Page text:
So, would you advise me to become a lonely old woman going on online dates to find a man I can love again as much as I loved this one? Or is it better for an older woman/man to accept the fact that they don’t have their whole life in front of them and that many happy long-living relationships are based on “don’t ask, don’t tell”? Would you tell your own mother to MOA and leave her 13-year partner who is making her mostly happy and to look for love elsewhere? — MOA or Not?
You want to know what I would tell my own mother if she were in a relationship with a man for thirteen years who lied to her, cheated on her repeatedly, was apparently being financially supported by her, and was still legally married to someone else? If she told me she was up at night worrying about what he might do if the other woman became available, she was worrying about whether she would ever be able to relax again and stop monitoring him, she worried that, as a “lonely old woman,” she might never find someone to love as much as she loves him, I’d tell her that there is no age limit to needing trust and respect in a relationship. And I’ll tell you: At 63 you are far too young to give up on finding someone to love who is fully available to you — someone who is all the things you say your partner is except for the lying, cheating part.
You may have a year or two of feeling lonely and worrying that you’ll never find someone again. But in that time you can also focus on developing hobbies and interests that can help take your mind off being lonely and which could open your world to new opportunities (and people!). You may find that life as someone who gardens, volunteers, travels, cooks, takes dance classes, practices photography, goes to art museums, etc. is more fulfilling than a life spent worrying about whether your partner is professing his love today to the other woman/women he’s screwing behind your back. (And for the record: Marrying young and not sleeping with many people before committing to a spouse is no excuse for cheating. There are plenty of people who manage to stay monogamous even without a period of sowing oats. Your partner just doesn’t happen to be one of them.)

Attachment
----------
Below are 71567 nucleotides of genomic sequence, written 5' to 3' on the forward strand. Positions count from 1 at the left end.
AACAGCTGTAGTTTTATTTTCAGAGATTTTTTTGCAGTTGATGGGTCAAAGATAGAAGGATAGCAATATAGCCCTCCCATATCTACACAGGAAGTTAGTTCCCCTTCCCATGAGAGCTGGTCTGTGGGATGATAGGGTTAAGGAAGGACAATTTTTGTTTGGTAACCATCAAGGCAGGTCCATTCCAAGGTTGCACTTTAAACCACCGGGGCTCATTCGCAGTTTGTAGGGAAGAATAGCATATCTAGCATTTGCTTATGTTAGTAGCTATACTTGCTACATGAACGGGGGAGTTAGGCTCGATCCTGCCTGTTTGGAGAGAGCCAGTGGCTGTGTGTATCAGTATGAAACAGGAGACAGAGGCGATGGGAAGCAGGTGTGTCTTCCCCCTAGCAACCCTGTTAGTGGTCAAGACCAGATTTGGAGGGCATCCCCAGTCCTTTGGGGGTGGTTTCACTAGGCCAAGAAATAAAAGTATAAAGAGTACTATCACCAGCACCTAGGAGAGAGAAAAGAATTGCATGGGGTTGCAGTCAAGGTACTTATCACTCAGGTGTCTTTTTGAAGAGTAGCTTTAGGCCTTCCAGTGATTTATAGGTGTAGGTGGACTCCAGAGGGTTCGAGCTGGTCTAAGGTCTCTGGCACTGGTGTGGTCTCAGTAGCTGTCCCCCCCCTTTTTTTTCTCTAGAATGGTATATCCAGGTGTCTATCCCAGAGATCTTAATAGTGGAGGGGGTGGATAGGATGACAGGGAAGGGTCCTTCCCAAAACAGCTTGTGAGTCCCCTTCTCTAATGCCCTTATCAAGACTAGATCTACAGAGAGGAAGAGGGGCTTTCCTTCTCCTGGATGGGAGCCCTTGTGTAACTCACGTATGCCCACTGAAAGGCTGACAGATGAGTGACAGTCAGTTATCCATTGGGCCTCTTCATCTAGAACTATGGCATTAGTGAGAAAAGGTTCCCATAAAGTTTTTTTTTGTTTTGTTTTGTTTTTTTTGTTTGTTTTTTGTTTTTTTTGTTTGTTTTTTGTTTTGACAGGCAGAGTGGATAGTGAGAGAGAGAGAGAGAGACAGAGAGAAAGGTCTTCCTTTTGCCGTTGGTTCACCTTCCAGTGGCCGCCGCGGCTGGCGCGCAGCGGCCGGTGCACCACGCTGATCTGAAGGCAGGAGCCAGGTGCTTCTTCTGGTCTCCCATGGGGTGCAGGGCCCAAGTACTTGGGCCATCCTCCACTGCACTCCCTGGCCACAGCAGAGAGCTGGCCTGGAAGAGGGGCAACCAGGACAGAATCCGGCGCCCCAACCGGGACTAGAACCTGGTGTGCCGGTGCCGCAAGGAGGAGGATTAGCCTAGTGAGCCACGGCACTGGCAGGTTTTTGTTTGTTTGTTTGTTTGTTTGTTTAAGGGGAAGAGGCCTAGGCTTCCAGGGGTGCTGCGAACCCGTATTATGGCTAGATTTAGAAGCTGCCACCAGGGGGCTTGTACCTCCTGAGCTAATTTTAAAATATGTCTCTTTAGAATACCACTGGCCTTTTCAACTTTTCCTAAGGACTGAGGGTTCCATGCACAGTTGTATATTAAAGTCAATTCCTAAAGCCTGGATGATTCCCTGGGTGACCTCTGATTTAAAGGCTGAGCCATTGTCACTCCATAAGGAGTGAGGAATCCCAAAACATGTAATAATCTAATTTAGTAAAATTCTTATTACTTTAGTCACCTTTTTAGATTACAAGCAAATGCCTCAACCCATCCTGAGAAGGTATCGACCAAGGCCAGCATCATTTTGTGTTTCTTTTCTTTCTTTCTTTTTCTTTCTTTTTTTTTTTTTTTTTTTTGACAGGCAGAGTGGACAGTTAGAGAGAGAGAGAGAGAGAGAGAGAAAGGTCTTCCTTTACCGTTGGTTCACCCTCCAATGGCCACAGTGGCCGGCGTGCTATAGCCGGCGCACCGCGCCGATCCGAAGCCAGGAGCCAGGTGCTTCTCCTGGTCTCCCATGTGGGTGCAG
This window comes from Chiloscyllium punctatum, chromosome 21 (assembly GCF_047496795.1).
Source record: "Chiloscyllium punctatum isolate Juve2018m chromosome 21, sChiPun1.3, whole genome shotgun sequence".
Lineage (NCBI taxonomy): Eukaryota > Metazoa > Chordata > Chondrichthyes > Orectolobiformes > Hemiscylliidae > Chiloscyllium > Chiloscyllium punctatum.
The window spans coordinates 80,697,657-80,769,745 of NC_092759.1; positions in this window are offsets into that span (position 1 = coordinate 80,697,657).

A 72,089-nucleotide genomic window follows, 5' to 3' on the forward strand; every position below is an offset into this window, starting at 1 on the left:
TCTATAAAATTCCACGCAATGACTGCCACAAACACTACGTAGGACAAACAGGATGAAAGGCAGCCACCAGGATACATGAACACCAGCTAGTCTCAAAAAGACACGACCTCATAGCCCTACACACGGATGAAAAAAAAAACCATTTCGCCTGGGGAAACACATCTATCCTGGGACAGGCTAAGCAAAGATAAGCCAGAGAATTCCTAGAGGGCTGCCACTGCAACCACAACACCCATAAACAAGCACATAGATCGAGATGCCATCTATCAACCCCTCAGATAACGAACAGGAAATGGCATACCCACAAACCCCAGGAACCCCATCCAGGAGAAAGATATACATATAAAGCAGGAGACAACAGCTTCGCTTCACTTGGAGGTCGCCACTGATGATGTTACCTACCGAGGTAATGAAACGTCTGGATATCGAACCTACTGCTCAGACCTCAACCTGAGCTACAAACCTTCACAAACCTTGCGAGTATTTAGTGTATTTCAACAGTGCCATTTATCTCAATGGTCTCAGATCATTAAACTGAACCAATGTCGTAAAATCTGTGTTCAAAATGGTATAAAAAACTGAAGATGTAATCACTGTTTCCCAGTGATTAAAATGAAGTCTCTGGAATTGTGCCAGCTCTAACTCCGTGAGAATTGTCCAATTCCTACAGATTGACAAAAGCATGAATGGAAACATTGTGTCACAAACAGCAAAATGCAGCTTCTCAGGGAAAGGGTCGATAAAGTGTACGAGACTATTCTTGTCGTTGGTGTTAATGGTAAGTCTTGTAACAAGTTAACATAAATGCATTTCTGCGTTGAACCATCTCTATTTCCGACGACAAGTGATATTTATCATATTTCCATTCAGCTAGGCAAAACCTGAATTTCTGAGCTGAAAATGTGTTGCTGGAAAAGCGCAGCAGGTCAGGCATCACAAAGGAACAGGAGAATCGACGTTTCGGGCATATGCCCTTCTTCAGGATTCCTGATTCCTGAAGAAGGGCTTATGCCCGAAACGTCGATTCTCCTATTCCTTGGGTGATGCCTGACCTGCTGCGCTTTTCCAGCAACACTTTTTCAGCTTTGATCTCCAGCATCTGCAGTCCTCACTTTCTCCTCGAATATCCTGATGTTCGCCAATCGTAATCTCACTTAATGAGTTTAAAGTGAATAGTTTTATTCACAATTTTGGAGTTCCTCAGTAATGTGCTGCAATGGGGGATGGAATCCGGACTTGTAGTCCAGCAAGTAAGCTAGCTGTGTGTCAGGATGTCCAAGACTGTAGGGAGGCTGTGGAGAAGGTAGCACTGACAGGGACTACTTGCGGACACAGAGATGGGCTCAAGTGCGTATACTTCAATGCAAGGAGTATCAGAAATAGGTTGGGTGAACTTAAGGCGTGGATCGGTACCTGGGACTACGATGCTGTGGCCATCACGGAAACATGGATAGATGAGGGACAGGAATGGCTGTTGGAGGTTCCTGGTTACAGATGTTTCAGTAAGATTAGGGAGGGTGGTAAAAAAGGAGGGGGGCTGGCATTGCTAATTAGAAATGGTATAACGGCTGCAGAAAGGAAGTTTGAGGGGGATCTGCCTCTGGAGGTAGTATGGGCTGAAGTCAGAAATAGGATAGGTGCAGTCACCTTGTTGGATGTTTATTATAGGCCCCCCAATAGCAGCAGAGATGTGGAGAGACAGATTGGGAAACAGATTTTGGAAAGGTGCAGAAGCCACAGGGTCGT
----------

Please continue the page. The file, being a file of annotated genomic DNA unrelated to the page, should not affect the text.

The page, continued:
You don’t have to do online dating if you don’t want to. You think that’s the only way for a 63-year-old woman to meet someone? It’s not. Lots of people your age are single — either through divorce or widowhood — and looking for a partner. When you’re ready, you can tell friends and colleagues you’re on the market and ask if they know someone who might be a match. You can join a singles group. Take classes. Mine your social network — both online and off — for acquaintances and friends of friends who might be single and of interest to you. Might you go on some bad dates? Maybe! Will you have nights you just want a companion instead of an empty bed? Sure! But I really, really think these moments of loneliness — even months of loneliness — will be easier to tolerate in the short-term than years and years of dealing with infidelity and a slowly breaking heart. And if you never find someone again — which, yes, is a possibility, but I think a smallish one — I still think you will be better off than being in a relationship that keeps you awake at night worrying. You’re not going to continue looking younger than your age when you’re losing sleep like that. And more importantly: You will not be happy being in a relationship with someone you cannot trust, whom you believe would leave you for another woman if she were available.
If you have a relationship/dating question I can help answer, you can send me your letters at wendy(AT)dearwendy.com.